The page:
Labour protests after former Tory staffer is made Head of the PM's Appointments Unit

Shadow Cabinet Office minister Jon Ashworth writes to Jeremy Heywood demanding to know how former Laura Wyld was appointed to the "politically impartial" post.

The news that Laura Wyld, who was recently appointed as Head of the Prime Minister's Appointments Unit, is a former Conservative campaigns officer has prompted understandable concern among Labour this morning.

Shadow Cabinet Office minister Jon Ashworth has now written to the Cabinet Secretary, Jeremy Heywood, noting that the post is intended to be "politically impartial" and demading to know who oversaw the recruitment process and how many other former Conservative staffers are employed in civil service posts. His letter appears in full below. 


Sir Jeremy Heywood
Cabinet Secretary
10 Downing Street
Dear Sir Jeremy,
I am writing regarding the recent appointment of the former Conservative Party staff member Laura Wyld as Head of the Prime Minister’s Appointments Unit.
You will understand the concern many will have that someone who has worked in a campaigning role for the Conservative Party has been given a post on the public payroll which is intended to be politically impartial, and which has responsibility for making public appointments on the basis of merit, not party political allegiance.
I hope that you will be able to answer the following questions to reassure the public.
Was the post of Head of the Prime Minister’s Appointments Unit publicly advertised with an open recruitment process?
Who oversaw the recruitment and employment process of the current Head of the Prime Minister’s Appointments Unit?
Would you please provide a full list of all appointments in which the Prime Minister’s Appointments Unit has played a role since May 2013?
How many other former Conservative Party employees are now employed in Civil Service posts, and how many of these were appointed following an open recruitment process?
This is a matter of public interest since the impartiality of the civil service is central to effective and fair governance. It is vital, therefore, that all rules are upheld.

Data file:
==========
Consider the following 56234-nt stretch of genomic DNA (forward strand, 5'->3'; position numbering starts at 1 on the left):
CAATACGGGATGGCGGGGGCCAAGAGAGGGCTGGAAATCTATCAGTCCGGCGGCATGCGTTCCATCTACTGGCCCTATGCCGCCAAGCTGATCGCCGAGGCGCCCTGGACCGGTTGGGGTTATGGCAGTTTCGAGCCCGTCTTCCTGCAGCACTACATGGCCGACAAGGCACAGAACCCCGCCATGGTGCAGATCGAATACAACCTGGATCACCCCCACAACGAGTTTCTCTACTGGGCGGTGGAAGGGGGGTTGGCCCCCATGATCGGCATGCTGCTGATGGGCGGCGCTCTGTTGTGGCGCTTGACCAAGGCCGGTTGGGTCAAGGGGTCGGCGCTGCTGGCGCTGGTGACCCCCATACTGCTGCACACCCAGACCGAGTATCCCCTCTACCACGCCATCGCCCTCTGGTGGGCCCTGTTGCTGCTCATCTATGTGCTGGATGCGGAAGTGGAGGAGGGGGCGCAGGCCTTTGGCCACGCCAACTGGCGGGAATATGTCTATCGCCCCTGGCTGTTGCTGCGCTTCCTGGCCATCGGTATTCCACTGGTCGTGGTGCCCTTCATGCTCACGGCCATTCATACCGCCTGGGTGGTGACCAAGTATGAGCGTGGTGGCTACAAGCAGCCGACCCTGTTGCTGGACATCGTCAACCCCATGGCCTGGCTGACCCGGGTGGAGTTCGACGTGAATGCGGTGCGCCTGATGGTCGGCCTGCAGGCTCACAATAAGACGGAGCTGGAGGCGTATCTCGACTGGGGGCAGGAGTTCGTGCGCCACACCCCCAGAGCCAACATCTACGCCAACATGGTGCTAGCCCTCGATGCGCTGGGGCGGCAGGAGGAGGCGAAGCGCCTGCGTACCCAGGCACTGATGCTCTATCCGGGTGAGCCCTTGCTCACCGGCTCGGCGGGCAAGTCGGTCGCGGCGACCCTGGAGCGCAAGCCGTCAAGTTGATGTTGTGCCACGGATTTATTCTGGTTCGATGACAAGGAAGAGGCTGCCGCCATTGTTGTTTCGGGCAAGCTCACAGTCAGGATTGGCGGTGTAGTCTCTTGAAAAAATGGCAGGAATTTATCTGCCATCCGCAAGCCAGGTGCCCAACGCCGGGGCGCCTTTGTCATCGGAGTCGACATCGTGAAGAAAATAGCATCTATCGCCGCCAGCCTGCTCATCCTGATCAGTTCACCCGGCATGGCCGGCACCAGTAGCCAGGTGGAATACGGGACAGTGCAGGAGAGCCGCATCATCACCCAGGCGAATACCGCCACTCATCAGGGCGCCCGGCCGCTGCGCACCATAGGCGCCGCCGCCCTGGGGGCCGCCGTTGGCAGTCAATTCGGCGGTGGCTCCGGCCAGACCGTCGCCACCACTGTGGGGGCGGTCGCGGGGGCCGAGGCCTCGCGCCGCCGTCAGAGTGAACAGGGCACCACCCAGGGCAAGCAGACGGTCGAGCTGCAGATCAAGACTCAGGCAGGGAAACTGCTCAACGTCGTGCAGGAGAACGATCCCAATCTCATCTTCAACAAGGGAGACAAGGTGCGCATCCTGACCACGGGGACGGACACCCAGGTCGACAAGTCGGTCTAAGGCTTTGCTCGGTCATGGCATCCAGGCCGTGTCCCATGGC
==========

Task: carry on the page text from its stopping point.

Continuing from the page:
I will be releasing a copy of this letter to the media.
I look forward to your response.
Yours sincerely,
Jonathan Ashworth MP
Shadow Minister for the Cabinet Office


David Cameron gets into his car as he leaves No. 10 Downing Street on April 18, 2012. Photograph: Getty Images.

George Eaton is political editor of the New Statesman.

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For the first time in my life I have a sworn enemy – and I don’t even know her name

The cyclist, though, was enraged. “THAT’S CLEVER, ISN’T IT?” she yelled. “WALKING IN THE ROAD!”

Last month, I made an enemy. I do not say this lightly, and I certainly don’t say it with pride, as a more aggressive male might. Throughout my life I have avoided confrontation with a scrupulousness that an unkind observer would call out-and-out cowardice. A waiter could bring the wrong order, cold and crawling with maggots, and in response to “How is everything?” I’d still manage a grin and a “lovely, thanks”.

On the Underground, I’m so wary of being a bad citizen that I often give up my seat to people who aren’t pregnant, aren’t significantly older than me, and in some cases are far better equipped to stand than I am. If there’s one thing I am not, it’s any sort of provocateur. And yet now this: a feud.

And I don’t even know my enemy’s name.

She was on a bike when I accidentally entered her life. I was pushing a buggy and I wandered – rashly, in her view – into her path. There’s little doubt that I was to blame: walking on the road while in charge of a minor is not something encouraged by the Highway Code. In my defence, it was a quiet, suburban street; the cyclist was the only vehicle of any kind; and I was half a street’s length away from physically colliding with her. It was the misjudgment of a sleep-deprived parent rather than an act of malice.

The cyclist, though, was enraged. “THAT’S CLEVER, ISN’T IT?” she yelled. “WALKING IN THE ROAD!”

I was stung by what someone on The Apprentice might refer to as her negative feedback, and walked on with a redoubled sense of the parental inadequacy that is my default state even at the best of times.

A sad little incident, but a one-off, you would think. Only a week later, though, I was walking in a different part of town, this time without the toddler and engrossed in my phone. Again, I accept my culpability in crossing the road without paying due attention; again, I have to point out that it was only a “close shave” in the sense that meteorites are sometimes reported to have “narrowly missed crashing into the Earth” by 50,000 miles. It might have merited, at worst, a reproving ting of the bell. Instead came a familiar voice. “IT’S YOU AGAIN!” she yelled, wrathfully.

This time the shock brought a retort out of me, probably the harshest thing I have ever shouted at a stranger: “WHY ARE YOU SO UNPLEASANT?”

None of this is X-rated stuff, but it adds up to what I can only call a vendetta – something I never expected to pick up on the way to Waitrose. So I am writing this, as much as anything, in the spirit of rapprochement. I really believe that our third meeting, whenever it comes, can be a much happier affair. People can change. Who knows: maybe I’ll even be walking on the pavement

Mark Watson is a stand-up comedian and novelist. His most recent book, Crap at the Environment, follows his own efforts to halve his carbon footprint over one year.

This article first appeared in the 20 October 2016 issue of the New Statesman, Brothers in blood